Member Masood Sheik invited us to a Ramadan service at the Selimiye Camil Mosque in Methuen in 2005. We invited them to the 2006 potluck and met more times after that.

MVPP provided some start up money for the Peace Vision Project, created by Jane Cadarette and Stuart Leiderman, to assist Ahlam, a young Iraqi woman, who was shot and blinded during the war. Donations of members and others made it possible to buy a new computer for Ahlam that Jane delivered to her in Jordan. Ahlam was resettled in Britain and eventually married her caseworker.

Jim and Mary Todd, and others, got permission to set up a counter recruitment table at Lawrence High and the Greater Lawrence Technical High School. This continued for a few years, until Arthur Brien's arrest record for peaceful protests gave him a CORRIE record, so he could not go into the school (CORRIE is a program to protect students from violent criminals).

Running on a counter recruitment platform, member Martina Cruz was elected to a seat on the Lawrence School Committee. She was later re-elected.
Members have written many Letters to Editors and to government leaders. Some have been written representing all of MVPP. All were posted on our website and newsletters.

We had some fun too: We serenaded the Veterans for Peace on a harbor cruise. Becci's table added to Saturday vigils in Andover, and at other events and concerts. We bring our table AND tent to the Lowell Folk Festival and the Bread and Roses festival every year. Boryana now maintains supplies for the table.

We helped provide concerts by Pete Seeger, the Prince Mishkins, Dave Lippman, and Le Le Mam chorus, from Holland

Fundraising concerts were provided by Pat Scanlon, and Bobbie's father, Ernest Goldman, on piano with his friend Ming-Chi Tsai on violin. (Ernest just died in 2014 at 100.)

Bobbie stepped down as president in 2007, replaced by Ralph Galen. Kathy took over in 2010, then I started in 2011.

With a new US president promising to end the Iraq war in 2009, we did less protesting, but more making peace. After the crisis in Gaza, MVPP quickly sent $100 to the Palestine Children's Relief Fund.

Some of us joined Boston demonstrations supporting the Arab Spring. Then members visited and supported Occupy Boston. We marched with the Veterans for Peace, at Veterans Day events, and starting in 2011, behind the South Boston St. Patrick's Day parades.

Many from MVPP spoke up at hearings in 2011 about the Immigration and Customs Enforcement (ICE) program, and the "Secure Communities Act." This national program required local police to make available to ICE, those fingerprints routinely submitted to the FBI. An immigrant could be deported just for being arrested, not convicted. States could opt out (theoretically), which later, Governor Patrick tried. Recently, Somerville opted out.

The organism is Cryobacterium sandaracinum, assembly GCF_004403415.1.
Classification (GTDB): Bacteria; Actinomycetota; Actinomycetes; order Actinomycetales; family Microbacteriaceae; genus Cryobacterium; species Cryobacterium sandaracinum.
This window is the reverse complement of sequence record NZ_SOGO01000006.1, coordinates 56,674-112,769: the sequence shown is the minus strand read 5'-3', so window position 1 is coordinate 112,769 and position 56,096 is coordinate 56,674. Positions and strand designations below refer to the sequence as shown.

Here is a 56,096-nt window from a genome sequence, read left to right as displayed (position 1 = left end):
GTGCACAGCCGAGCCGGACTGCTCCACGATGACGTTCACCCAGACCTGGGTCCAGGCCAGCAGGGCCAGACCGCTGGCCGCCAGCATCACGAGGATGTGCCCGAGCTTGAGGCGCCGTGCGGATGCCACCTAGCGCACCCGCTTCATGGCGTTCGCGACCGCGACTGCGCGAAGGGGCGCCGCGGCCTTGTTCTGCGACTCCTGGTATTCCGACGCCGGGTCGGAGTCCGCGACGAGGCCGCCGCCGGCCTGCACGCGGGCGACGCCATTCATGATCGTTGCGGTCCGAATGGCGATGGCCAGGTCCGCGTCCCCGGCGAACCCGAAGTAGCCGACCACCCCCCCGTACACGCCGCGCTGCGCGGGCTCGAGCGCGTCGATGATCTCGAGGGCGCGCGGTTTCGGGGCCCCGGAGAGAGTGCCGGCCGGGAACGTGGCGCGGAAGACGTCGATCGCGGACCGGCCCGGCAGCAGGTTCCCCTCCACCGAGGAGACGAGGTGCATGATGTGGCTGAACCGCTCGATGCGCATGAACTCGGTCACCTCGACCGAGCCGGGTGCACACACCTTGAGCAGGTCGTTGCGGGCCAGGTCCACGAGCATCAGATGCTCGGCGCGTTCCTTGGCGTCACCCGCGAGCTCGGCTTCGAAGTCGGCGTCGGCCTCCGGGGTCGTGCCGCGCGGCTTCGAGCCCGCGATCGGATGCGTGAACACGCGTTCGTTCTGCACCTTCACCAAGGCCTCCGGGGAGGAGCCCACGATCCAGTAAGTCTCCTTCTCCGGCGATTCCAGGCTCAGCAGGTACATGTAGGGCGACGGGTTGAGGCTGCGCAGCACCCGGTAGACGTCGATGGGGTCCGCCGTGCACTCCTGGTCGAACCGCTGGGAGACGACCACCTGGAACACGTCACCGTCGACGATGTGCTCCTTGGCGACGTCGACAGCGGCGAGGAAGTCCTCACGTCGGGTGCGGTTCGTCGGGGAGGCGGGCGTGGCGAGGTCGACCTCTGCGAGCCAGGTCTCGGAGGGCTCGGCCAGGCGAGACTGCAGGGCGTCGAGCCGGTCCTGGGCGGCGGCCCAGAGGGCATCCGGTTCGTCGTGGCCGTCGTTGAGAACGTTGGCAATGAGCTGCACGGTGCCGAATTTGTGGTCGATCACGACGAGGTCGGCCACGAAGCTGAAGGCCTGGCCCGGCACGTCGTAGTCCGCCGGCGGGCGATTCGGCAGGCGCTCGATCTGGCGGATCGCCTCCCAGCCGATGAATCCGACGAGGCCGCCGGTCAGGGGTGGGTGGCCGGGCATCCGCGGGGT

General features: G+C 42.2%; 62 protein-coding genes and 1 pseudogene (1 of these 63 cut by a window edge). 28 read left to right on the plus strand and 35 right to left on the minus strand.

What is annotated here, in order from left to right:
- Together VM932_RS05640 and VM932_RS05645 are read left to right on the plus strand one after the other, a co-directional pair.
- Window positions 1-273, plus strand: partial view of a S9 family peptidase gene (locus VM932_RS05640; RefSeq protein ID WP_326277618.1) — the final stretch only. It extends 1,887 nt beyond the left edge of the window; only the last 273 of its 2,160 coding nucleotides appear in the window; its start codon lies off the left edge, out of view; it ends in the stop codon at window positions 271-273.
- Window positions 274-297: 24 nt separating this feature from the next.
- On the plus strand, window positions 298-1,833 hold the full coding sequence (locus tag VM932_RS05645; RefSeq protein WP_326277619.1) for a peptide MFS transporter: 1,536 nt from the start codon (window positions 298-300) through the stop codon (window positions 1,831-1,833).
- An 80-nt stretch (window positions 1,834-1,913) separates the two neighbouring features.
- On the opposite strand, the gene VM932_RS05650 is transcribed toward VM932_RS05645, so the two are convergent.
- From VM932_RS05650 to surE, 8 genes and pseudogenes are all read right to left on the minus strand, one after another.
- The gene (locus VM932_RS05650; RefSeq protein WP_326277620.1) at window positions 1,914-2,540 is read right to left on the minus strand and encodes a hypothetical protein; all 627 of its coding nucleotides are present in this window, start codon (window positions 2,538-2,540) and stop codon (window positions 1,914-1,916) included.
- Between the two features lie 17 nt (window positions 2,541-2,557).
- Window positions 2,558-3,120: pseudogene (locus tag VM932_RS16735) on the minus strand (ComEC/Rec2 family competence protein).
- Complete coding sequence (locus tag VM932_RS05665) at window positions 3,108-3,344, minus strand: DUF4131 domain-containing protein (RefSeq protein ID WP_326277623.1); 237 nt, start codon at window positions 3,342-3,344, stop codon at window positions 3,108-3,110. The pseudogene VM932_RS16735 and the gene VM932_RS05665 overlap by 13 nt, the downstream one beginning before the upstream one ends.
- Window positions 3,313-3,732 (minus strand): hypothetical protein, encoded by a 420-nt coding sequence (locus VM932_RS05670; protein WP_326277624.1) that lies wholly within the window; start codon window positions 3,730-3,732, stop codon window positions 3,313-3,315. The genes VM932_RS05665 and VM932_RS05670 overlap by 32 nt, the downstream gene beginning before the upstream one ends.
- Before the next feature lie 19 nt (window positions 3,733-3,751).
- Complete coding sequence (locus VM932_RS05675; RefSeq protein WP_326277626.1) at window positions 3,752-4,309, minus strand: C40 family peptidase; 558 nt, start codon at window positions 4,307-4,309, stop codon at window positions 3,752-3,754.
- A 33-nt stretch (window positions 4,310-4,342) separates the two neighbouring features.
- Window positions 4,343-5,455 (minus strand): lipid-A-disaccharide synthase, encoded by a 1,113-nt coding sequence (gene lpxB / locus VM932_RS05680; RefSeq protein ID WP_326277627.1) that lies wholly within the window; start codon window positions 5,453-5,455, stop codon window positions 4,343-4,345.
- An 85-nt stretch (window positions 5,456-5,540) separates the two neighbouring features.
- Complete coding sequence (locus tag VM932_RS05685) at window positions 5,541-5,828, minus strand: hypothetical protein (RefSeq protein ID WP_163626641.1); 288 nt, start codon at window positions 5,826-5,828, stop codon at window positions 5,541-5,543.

Mary Kate Small Dodson joined the national fast in solidarity with prisoners in Guantanamo.

We helped collect signatures for statewide petitions concerning "Budget for All" and "Citizens United." These got on many local ballots.

From 2009 to 2013, Mary Todd involved many of us with helping Iraqi refugees settle in Lowell, and in fund raising. Now Iraqis are helping new arrivals. Our January 2010 potluck was at Lowell's St. Anne Episcopal church, with most of the new Iraqi families. The sound system failed, but every table had a good time. Iraqis joined us at the Lowell Folk Festival, our annual meeting, and at later events.

Speakers brought new voices.
Terry Rockefeller showed what peace activists were doing in Northern Iraq.
Susan Nicholson updated us on the effects of Israeli settlements on Palestinians, after her visit there. Kathy Kelly, of Voices for Creative Nonviolence, spoke here about Afghanistan.
Cecil Pineda,updated us on the aftermath of Fukushima.
We learned from Native American Charmaine Whiteface, of the damage to lands and people in South Dakota from nuclear mining.

We helped organize a conference at Merrimack College 2011, where Bruce Gagnon and others spoke about American military developments and plans.

We cosponsored the peace program at Rolling Ridge, enjoying inspiration from Archbishop Elias Chacour of the Melkite church in Haifa Israel. This series has continued yearly with Dr. M. Thomas Thangaraj, then Imam Suhaib Webb. This year Dr. Andrew Bacevich will speak (July 21).

We cosponsored singer, Tommy Sands from Northern Ireland, who filled the house in 2009 and 2013.
Mary Kate's friends led fund raising concerts.
Ruth Canonico and friends entertained at our last annual meeting.
Barbara Hildt ran a workshop on making peace in everyday life.
Joanne Sheehan from The Fellowship of Reconciliation led a nonviolence training. She recommended a movie, A Force More Powerful, about successful non violent campaigns, which I found MVPP had viewed in the early 90s. I still recommend it.


MVPP continues to oppose wars and to offer alternatives. Last September we visibly opposed invading Syria, and the US didn't. It looks like we need again, to urge our government to be wise in Iraq. (There is a protest tomorrow on Boston common at 1:00. Sunday we are invited to stand with the Iraqis in Lowell seeking peace in their native land: That is 12 noon to 2, at Lowell City Hall Plaza. (Our participation was later canceled, because of confusion about the aims of the organizers.))

For link to Word Version, click here.


Group shot at the 20th anniversary.

Merrimack Valley People for Peace meets monthly, on the fourth Tuesday,
at 7:30 pm,
at North Parish Church, North Andover.

Contact Merrimack Valley People for Peace       (978) 685-1389
            P.O. Box 573
            North Andover, MA 01845